A recent article in the Telegraph in Britain claims that the influence generated by recognized Twitter "influencers" may not be as powerful as once thought. The article cited a study at Northwestern University that used elaborate algorithms to track and rank the most influential Twitter celebrities and evaluate their impact on trends on the microblogging site. 

Celebrities have been able to convert their legions of fans and followers into revenue streams by offering "tweets for hire" - soliciting dollars for a positive tweet or mention. The concept is that these are powerful marketing mechanisms and that a good word (or tweet) from a celebrity is equal to an endorsement in traditional media. 

While these celebrities boast millions of followers, their influence is limited, according to the researchers. The real influence lies with people who are considered experts in a particular field or topic. While these experts may not have the number of followers, they actually create a larger impact - thus they are the true influencers.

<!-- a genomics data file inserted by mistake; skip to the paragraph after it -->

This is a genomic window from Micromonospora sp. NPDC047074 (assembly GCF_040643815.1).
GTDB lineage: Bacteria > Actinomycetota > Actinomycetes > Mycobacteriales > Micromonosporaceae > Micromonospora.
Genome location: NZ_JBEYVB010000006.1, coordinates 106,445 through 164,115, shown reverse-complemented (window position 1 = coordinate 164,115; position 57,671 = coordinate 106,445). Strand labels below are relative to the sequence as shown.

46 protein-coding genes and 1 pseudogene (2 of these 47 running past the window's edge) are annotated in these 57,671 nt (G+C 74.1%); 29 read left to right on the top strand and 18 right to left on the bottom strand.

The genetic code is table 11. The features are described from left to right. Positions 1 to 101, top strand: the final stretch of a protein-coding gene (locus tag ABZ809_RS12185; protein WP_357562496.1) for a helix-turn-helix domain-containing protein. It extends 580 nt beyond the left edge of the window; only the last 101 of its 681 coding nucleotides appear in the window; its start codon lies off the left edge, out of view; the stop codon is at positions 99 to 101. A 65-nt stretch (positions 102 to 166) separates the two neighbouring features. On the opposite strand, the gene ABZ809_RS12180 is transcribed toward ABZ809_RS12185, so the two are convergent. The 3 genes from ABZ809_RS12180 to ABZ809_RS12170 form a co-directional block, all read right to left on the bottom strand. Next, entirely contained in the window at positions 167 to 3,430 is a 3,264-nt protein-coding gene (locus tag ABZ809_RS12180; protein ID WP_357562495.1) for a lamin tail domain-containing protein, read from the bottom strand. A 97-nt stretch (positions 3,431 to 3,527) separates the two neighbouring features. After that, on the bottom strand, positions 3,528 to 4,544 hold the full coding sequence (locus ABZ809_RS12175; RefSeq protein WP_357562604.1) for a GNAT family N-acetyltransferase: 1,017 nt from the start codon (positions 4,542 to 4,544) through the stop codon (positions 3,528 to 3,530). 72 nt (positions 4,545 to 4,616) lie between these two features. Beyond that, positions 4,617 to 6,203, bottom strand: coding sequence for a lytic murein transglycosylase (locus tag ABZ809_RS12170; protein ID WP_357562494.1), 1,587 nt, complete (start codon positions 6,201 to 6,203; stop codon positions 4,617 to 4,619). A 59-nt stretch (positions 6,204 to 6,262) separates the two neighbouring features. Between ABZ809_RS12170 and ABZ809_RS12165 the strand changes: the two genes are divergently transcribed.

This is a significant revelation for marketers, as many executives and companies actively seek the tweets of celebrities to build brand and gain market recognition. In fact, they may be better served finding the true influencers - a journalist or industry expert that can actually move the needle. 

Ultimately, marketers will need to avoid the temptation of buying reputation through sponsored blog posts and tweets and get back to the real business of brand building - creating newsworthy events and activities that translate into earned media through established influencers.